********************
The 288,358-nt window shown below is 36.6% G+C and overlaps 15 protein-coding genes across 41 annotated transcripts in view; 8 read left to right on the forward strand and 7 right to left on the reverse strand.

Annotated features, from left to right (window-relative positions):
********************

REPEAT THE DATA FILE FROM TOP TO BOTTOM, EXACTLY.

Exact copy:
The 288,358-nt window shown below is 36.6% G+C and overlaps 15 protein-coding genes across 41 annotated transcripts in view; 8 read left to right on the forward strand and 7 right to left on the reverse strand.

Annotated features, from left to right (window-relative positions):